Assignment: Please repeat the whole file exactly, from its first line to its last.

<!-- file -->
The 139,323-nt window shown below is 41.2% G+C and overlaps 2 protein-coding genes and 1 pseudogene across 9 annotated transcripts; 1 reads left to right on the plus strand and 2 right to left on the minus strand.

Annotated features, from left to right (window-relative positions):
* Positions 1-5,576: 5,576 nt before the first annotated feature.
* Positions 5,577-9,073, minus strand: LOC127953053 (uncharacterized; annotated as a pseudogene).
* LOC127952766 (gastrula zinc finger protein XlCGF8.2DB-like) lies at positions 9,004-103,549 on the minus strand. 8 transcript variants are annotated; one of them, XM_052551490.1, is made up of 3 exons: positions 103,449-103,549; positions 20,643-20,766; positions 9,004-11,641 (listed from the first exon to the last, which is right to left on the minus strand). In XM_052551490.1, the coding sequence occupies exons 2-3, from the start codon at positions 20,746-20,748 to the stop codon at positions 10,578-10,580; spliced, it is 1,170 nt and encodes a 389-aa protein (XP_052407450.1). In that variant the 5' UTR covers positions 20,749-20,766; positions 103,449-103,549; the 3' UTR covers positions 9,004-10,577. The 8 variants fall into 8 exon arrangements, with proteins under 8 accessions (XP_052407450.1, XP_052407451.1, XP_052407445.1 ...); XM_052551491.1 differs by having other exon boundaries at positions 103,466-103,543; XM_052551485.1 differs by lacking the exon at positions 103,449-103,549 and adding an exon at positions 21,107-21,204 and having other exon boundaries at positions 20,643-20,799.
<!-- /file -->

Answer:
The 139,323-nt window shown below is 41.2% G+C and overlaps 2 protein-coding genes and 1 pseudogene across 9 annotated transcripts; 1 reads left to right on the plus strand and 2 right to left on the minus strand.

Annotated features, from left to right (window-relative positions):
* Positions 1-5,576: 5,576 nt before the first annotated feature.
* Positions 5,577-9,073, minus strand: LOC127953053 (uncharacterized; annotated as a pseudogene).
* LOC127952766 (gastrula zinc finger protein XlCGF8.2DB-like) lies at positions 9,004-103,549 on the minus strand. 8 transcript variants are annotated; one of them, XM_052551490.1, is made up of 3 exons: positions 103,449-103,549; positions 20,643-20,766; positions 9,004-11,641 (listed from the first exon to the last, which is right to left on the minus strand). In XM_052551490.1, the coding sequence occupies exons 2-3, from the start codon at positions 20,746-20,748 to the stop codon at positions 10,578-10,580; spliced, it is 1,170 nt and encodes a 389-aa protein (XP_052407450.1). In that variant the 5' UTR covers positions 20,749-20,766; positions 103,449-103,549; the 3' UTR covers positions 9,004-10,577. The 8 variants fall into 8 exon arrangements, with proteins under 8 accessions (XP_052407450.1, XP_052407451.1, XP_052407445.1 ...); XM_052551491.1 differs by having other exon boundaries at positions 103,466-103,543; XM_052551485.1 differs by lacking the exon at positions 103,449-103,549 and adding an exon at positions 21,107-21,204 and having other exon boundaries at positions 20,643-20,799.